I'm not sure if it's a product of getting older, or being in the online sports media industry, or (probably) a bit of both, but when you've been writing about sports for a decade, your fandom changes. It's inevitable, I suspect.
To do the job well, or at least with an attempt at objectivity, you have to watch the games with some detachment. Do I care who wins or loses? Yeah, as a Wild fan since my early teens, I think so. But I have to work to dust off the "Fan Mode" section of my brain to let the emotional rollercoaster of sports wash over it.
You gain a lot with it. I've had opportunities and made friends I never would have otherwise because of it. You also lose stuff, too. One of those things, I've found, is the concept of a Favorite Player. Obviously, you have to marvel at Kirill Kaprizov's skill, enjoy watching Joel Eriksson Ek's growth, or even pull for a kid with a compelling story like Mason Shaw. And I do.
But looking at the roster, pointing to someone, and going, "Yeah, that's my dude. I'm ride or die with him"? A player whose jersey I'd actually buy? Those days are over, for me.
Forgive the navel-gazing, but the reason I say all this is because the (increasingly likely) end of an era for the Minnesota Wild is also the end of one for me. Matt Dumba is my last Favorite Player.
As long as I've been writing, Dumba's been there. I first fired up a long-since-disappeared blog in the summer of 2012, after I'd wrapped up school. The NHL Draft was happening, and I had one guy circled as the player I wanted most to fall to the Wild's No. 7 overall slot. I wanted the Wild to, as I coined it to the maybe 50 people who read me at the time, "Draft Smart, Draft Dumba."
Why? In my reading of scouting reports scattered on the internet, everything about Dumba's game looked so damn cool.
Remember where the Wild were defensively at that time. The Era of Nick Schultz's efficiently sleepy game just ended. Free-wheeling Brent Burns was gone, and his replacement was some Swedish Schultz-type named Jonas Brodin. Ryan Suter wasn't the hot free agent the State of Hockey had its eyes on -- that was Zach Parise. No one knew a shrimpy 22-year-old kid named Jared Spurgeon was about to be the most dominant two-way force in club history.
So Dumba, who looked like the second coming of Brent Burns, was exactly what the Wild needed. The kid had a shot so powerful, you'd have thought it was designed by a supervillain. He was fast, he could hit people, and he was just... dynamic. In one player, he represented everything the Wild weren't, and I desperately wanted to see that player in the State of Hockey.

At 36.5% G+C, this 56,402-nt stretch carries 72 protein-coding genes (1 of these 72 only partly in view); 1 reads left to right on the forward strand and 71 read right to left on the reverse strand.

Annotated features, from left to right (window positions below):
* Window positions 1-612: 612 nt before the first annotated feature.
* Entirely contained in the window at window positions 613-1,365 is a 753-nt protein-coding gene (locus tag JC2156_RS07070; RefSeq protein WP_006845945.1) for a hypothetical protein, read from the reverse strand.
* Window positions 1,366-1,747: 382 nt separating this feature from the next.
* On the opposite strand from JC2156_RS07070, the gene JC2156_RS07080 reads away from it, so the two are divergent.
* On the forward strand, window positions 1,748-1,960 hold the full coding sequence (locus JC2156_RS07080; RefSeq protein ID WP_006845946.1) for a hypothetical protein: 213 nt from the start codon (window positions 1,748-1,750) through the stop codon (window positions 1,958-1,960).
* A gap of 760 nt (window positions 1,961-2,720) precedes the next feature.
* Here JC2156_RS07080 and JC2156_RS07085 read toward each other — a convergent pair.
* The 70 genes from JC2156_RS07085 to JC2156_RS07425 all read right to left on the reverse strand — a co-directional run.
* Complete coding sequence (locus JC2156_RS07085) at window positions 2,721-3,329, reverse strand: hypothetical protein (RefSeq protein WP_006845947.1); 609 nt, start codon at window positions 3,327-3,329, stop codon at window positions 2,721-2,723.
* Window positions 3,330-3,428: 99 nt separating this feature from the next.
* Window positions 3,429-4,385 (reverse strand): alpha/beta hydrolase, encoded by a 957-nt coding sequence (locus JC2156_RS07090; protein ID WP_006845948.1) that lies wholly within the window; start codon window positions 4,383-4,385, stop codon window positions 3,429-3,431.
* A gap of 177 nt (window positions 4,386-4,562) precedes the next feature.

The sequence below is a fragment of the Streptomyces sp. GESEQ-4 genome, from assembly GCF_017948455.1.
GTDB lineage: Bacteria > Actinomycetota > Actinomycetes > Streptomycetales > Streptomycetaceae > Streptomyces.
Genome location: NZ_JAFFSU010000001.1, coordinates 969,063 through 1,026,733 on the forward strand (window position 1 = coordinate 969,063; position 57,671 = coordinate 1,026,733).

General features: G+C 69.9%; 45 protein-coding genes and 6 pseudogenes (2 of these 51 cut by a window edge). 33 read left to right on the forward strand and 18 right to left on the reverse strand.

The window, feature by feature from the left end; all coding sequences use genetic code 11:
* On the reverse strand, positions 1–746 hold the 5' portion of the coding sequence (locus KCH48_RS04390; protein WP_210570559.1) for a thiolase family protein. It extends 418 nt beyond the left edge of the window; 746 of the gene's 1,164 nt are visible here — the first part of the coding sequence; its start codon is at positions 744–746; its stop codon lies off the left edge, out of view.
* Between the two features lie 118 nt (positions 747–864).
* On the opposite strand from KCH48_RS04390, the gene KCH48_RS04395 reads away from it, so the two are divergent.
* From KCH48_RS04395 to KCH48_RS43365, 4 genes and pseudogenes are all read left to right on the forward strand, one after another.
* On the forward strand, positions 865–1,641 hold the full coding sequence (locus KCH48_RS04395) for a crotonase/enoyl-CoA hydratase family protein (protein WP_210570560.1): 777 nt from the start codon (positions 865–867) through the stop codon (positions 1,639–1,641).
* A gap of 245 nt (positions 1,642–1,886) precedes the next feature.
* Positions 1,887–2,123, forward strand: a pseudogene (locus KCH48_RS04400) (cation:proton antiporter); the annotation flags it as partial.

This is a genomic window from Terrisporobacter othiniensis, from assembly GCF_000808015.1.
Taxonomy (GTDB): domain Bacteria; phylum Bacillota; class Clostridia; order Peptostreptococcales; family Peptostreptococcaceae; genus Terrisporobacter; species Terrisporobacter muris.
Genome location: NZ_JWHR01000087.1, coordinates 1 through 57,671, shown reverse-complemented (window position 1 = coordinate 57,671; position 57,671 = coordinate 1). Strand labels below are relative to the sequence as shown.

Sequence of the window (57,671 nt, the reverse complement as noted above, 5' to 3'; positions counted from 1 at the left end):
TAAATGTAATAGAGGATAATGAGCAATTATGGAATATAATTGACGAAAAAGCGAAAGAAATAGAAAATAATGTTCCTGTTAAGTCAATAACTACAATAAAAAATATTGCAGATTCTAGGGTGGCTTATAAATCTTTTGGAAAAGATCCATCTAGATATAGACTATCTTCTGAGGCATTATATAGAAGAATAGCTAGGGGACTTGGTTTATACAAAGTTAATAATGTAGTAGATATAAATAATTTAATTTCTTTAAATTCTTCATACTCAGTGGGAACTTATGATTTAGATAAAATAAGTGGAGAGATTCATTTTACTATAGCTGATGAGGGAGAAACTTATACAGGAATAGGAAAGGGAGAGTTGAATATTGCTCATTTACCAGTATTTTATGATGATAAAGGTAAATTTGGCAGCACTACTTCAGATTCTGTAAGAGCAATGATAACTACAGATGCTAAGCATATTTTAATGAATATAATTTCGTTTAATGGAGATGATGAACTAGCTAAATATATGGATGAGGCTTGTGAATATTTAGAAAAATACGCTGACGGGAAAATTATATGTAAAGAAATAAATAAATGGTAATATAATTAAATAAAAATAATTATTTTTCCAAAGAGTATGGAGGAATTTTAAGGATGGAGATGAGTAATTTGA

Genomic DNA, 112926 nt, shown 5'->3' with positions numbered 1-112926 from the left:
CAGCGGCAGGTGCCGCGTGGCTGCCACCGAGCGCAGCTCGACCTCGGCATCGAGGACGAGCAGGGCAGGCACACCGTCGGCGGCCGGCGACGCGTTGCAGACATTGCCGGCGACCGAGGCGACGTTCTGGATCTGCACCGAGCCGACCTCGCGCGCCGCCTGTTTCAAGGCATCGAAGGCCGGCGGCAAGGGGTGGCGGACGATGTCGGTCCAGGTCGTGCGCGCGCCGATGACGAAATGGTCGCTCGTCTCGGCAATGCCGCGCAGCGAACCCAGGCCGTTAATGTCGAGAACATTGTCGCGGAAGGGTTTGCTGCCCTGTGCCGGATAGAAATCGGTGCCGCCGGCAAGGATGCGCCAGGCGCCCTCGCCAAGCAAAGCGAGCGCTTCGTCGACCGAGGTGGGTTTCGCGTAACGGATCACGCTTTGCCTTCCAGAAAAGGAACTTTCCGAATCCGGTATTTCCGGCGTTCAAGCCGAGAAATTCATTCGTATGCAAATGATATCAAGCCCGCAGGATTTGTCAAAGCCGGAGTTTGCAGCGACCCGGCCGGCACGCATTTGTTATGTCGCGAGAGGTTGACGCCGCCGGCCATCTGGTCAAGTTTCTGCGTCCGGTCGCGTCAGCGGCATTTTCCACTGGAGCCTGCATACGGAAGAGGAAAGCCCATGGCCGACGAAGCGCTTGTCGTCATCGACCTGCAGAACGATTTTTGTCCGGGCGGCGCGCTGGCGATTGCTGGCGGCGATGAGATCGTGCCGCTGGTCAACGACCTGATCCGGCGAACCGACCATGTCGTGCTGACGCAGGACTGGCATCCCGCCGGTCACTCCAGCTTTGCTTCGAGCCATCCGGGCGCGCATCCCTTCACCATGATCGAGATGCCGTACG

When the Wild scooped him up at No. 7 overall, that was my dude. I was ride-or-die with Dumba. His development ended up running in parallel to mine. I joined the Hockey Wilderness staff in January 2013. Dumba made his debut with the slightly more prestigious NHL nine months later. As he became a full-time member of the Wild, I was establishing myself as a writer. His joining the team leadership as an alternate captain happened mirrors my taking on an expanded leadership role in my career.
Dumba is at the center of many of my formative experiences and my best memories over that time. I credit the Dumba Posting Wars of the mid-2010s Wild Twitter as being instrumental in honing my argumentation skills. To this day, I like to tell my friends about how when Dumba changed his number from 55 to 24, I had to rush out to the mall in Duluth to obtain the coveted DUMBA55 shirsey before it disappeared forever.
That, by the way, is the last jersey/shirsey I've ever bought of a player. No one's compelled me to do that since.
And sure, was it partly for the fun and irony of having a shirt that said DUMBA55? You bet. But that was a big part of the appeal of Dumba, for me. This was a guy who would do something like that even if only for a brief time. To me, it looked like a player who was truly having a blast and taking a joy – visible, palpable, infectious joy – from a system of hockey that tends to stomp that out of players long before they make the NHL.
And when I say infectious joy, I mean it in a literal sense. An airborne contagion of euphoria that can extend dozens of feet upward and zip through glass. The first hockey game I covered as a media member was the 2016 Stadium Series game. Dumba followed up a Ryan Carter breakaway with a goal on the rebound and spun off into one of the coolest celebrations I've ever seen.
So damn cool.